Yaakov's incredulity was predicated on this understanding of physical actions. By performing miracles and causing Yaakov to sleep on the future site of the Beit HaMikdash, Hashem wanted to teach Yaakov that one can serve Hashem through physical actions as well. However, one can do so only by sanctifying the physical and using it to help others. Food can be sanctified by offering it to those in need and having a genuine appreciation of Hashem's kindness in giving it to us.

Once Yaakov understood this lesson, he made sure never to forget it. By calling the rock on which he slept "Beit Elokim" he demonstrated that something as mundane as a rock could have an attribute of Godliness in it. This explains why he subsequently requested clothes and food- he now realized the value of such things in the service of Hashem.

We should learn from the message that Hashem communicated to Yaakov that everything can be used so serve Hashem. Let's make sure that everything we do is to serve Hashem.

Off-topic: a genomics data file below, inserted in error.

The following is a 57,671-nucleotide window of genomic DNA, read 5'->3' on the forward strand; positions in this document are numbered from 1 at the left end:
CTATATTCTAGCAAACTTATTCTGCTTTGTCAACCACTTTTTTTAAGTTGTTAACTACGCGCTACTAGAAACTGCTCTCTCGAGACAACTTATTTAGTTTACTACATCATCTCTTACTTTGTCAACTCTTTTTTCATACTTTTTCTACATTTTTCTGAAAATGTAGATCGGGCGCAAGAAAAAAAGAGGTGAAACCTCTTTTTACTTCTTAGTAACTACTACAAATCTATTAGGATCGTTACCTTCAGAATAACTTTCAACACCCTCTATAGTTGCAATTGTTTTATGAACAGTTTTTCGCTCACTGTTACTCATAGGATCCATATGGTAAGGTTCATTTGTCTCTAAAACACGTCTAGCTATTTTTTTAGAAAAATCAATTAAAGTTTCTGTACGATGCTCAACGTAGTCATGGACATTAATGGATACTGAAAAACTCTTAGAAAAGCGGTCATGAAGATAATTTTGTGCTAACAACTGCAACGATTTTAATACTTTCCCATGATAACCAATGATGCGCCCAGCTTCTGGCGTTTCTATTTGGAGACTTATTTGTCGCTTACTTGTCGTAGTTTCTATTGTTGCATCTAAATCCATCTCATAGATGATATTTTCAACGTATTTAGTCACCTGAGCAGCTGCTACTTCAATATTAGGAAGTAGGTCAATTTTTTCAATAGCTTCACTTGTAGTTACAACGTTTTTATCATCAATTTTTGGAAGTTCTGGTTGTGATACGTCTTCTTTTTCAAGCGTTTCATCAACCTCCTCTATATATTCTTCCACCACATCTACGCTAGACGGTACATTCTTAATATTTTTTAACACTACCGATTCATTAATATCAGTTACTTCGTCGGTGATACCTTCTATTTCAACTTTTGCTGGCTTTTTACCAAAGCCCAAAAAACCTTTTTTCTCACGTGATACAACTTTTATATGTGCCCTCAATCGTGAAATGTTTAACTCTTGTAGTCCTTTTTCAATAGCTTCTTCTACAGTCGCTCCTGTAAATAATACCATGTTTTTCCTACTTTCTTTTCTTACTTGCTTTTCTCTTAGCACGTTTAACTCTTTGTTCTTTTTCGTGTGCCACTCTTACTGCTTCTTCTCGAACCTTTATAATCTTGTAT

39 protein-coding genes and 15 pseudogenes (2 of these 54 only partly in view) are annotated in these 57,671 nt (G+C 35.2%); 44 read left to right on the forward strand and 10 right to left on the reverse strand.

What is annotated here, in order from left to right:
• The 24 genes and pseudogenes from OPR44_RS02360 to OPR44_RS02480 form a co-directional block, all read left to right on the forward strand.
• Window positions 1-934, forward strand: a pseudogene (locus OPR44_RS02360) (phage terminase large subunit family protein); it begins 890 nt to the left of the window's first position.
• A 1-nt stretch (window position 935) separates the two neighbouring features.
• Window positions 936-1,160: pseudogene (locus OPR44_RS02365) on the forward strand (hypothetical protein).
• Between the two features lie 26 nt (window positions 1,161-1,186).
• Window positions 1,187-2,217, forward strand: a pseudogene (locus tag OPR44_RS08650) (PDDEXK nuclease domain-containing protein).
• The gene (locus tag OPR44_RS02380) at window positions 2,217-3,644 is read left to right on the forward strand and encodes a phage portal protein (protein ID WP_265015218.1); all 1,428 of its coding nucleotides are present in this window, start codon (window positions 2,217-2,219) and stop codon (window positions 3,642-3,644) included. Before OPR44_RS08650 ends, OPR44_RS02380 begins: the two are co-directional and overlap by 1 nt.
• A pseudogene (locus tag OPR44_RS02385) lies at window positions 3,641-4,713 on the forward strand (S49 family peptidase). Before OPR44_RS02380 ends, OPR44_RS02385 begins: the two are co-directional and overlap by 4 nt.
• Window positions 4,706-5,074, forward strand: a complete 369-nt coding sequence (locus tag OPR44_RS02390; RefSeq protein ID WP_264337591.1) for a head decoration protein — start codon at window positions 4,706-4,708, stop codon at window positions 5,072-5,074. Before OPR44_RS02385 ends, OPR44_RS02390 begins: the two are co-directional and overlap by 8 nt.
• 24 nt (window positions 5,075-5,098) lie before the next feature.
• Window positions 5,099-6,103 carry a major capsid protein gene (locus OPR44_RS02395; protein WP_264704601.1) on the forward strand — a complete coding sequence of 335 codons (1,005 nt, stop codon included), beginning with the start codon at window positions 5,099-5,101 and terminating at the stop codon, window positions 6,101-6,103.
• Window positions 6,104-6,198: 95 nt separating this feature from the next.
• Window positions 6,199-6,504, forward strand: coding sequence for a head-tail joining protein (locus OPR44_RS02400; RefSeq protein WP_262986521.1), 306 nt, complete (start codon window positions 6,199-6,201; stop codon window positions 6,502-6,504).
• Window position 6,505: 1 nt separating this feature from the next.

Learning from Lavan

by Eitan Westrich

Although Lavan was a terrible person, many Rishonim and Acharonim believe that we can learn at least one Halacha from him. In this week's Parsha, Lavan tricks Yaakov into marrying Leah. When Yaakov asks why he was given Leah instead of Rachel, Lavan explains himself by saying (29:26), "It is not done in our place, to give the younger before the older." This idea is quoted in a case presented by Tosafot in the Gemara (Kiddushin 52a). A son of R' Oshiya HaLevi was MeKadesh a daughter of a wealthy man, but did not specify which daughter he was engaging. Rabbeinu Tam rules that the older daughter was engaged, because it is the practice not to give the younger daughter before the older. The Rambam states in Sefer HaMitzvot that the Halacha requiring a younger sibling to respect his or her older sibling is derived from the Mitzvah of respecting one's parent, because a parent wants a younger child to respect an older child. The younger child indirectly respects his or her parent by respecting the older sibling. This is also relevant to our case. It is respectful to the parents to allow the older child to marry before the younger child.

This is not the only Halacha that Chazal learn from Lavan. They also learn, "Ein MeArvin Simchah BeSimchah," "one does not mix festivities together." Lavan tells Yaakov that he will give him Rachel a week later, giving a full week to separate the marriage of Leah and the marriage of Rachel. From this we learn that celebrations should be separated.

From these Halachot, we see that no matter how bad a person may be, there is always something good that can be learned from him.